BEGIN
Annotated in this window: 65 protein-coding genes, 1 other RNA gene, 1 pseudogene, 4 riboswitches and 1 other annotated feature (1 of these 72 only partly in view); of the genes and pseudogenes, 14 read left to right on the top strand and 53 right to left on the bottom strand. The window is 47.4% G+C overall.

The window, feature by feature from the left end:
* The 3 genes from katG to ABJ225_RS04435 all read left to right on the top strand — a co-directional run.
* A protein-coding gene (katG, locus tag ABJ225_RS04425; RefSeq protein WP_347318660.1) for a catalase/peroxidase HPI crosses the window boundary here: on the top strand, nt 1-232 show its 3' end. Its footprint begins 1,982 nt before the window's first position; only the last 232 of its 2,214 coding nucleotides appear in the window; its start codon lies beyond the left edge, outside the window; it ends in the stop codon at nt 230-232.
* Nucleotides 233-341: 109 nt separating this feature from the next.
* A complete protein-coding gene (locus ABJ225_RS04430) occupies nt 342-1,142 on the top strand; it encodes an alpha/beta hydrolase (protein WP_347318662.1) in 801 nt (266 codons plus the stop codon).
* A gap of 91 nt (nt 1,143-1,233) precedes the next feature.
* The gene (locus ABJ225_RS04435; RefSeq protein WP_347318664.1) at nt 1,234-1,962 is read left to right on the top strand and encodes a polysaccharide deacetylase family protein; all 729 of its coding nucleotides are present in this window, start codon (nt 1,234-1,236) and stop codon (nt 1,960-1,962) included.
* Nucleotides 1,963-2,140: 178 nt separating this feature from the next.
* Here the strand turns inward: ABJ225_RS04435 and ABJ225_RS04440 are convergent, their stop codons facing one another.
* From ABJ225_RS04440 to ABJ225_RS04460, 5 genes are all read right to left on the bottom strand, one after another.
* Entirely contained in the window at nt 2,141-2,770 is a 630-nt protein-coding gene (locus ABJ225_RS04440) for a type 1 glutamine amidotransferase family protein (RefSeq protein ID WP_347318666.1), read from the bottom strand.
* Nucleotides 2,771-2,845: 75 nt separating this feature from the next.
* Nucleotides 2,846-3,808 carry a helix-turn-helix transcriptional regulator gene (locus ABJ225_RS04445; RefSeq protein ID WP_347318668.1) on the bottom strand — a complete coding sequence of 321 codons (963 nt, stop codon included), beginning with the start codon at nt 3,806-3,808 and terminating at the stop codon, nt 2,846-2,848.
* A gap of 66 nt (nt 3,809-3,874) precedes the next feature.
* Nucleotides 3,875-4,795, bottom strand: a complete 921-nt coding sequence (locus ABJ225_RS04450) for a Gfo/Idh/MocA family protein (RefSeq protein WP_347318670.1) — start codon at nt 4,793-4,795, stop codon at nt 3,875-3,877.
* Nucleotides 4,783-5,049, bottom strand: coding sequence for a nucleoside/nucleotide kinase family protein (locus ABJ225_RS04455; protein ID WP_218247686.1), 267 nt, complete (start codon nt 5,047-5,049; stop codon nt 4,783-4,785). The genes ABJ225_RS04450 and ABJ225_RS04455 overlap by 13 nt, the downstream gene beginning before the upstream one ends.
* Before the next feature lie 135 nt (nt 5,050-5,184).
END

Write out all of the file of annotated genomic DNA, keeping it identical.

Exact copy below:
Annotated in this window: 65 protein-coding genes, 1 other RNA gene, 1 pseudogene, 4 riboswitches and 1 other annotated feature (1 of these 72 only partly in view); of the genes and pseudogenes, 14 read left to right on the top strand and 53 right to left on the bottom strand. The window is 47.4% G+C overall.

The window, feature by feature from the left end:
* The 3 genes from katG to ABJ225_RS04435 all read left to right on the top strand — a co-directional run.
* A protein-coding gene (katG, locus tag ABJ225_RS04425; RefSeq protein WP_347318660.1) for a catalase/peroxidase HPI crosses the window boundary here: on the top strand, nt 1-232 show its 3' end. Its footprint begins 1,982 nt before the window's first position; only the last 232 of its 2,214 coding nucleotides appear in the window; its start codon lies beyond the left edge, outside the window; it ends in the stop codon at nt 230-232.
* Nucleotides 233-341: 109 nt separating this feature from the next.
* A complete protein-coding gene (locus ABJ225_RS04430) occupies nt 342-1,142 on the top strand; it encodes an alpha/beta hydrolase (protein WP_347318662.1) in 801 nt (266 codons plus the stop codon).
* A gap of 91 nt (nt 1,143-1,233) precedes the next feature.
* The gene (locus ABJ225_RS04435; RefSeq protein WP_347318664.1) at nt 1,234-1,962 is read left to right on the top strand and encodes a polysaccharide deacetylase family protein; all 729 of its coding nucleotides are present in this window, start codon (nt 1,234-1,236) and stop codon (nt 1,960-1,962) included.
* Nucleotides 1,963-2,140: 178 nt separating this feature from the next.
* Here the strand turns inward: ABJ225_RS04435 and ABJ225_RS04440 are convergent, their stop codons facing one another.
* From ABJ225_RS04440 to ABJ225_RS04460, 5 genes are all read right to left on the bottom strand, one after another.
* Entirely contained in the window at nt 2,141-2,770 is a 630-nt protein-coding gene (locus ABJ225_RS04440) for a type 1 glutamine amidotransferase family protein (RefSeq protein ID WP_347318666.1), read from the bottom strand.
* Nucleotides 2,771-2,845: 75 nt separating this feature from the next.
* Nucleotides 2,846-3,808 carry a helix-turn-helix transcriptional regulator gene (locus ABJ225_RS04445; RefSeq protein ID WP_347318668.1) on the bottom strand — a complete coding sequence of 321 codons (963 nt, stop codon included), beginning with the start codon at nt 3,806-3,808 and terminating at the stop codon, nt 2,846-2,848.
* A gap of 66 nt (nt 3,809-3,874) precedes the next feature.
* Nucleotides 3,875-4,795, bottom strand: a complete 921-nt coding sequence (locus ABJ225_RS04450) for a Gfo/Idh/MocA family protein (RefSeq protein WP_347318670.1) — start codon at nt 4,793-4,795, stop codon at nt 3,875-3,877.
* Nucleotides 4,783-5,049, bottom strand: coding sequence for a nucleoside/nucleotide kinase family protein (locus ABJ225_RS04455; protein ID WP_218247686.1), 267 nt, complete (start codon nt 5,047-5,049; stop codon nt 4,783-4,785). The genes ABJ225_RS04450 and ABJ225_RS04455 overlap by 13 nt, the downstream gene beginning before the upstream one ends.
* Before the next feature lie 135 nt (nt 5,050-5,184).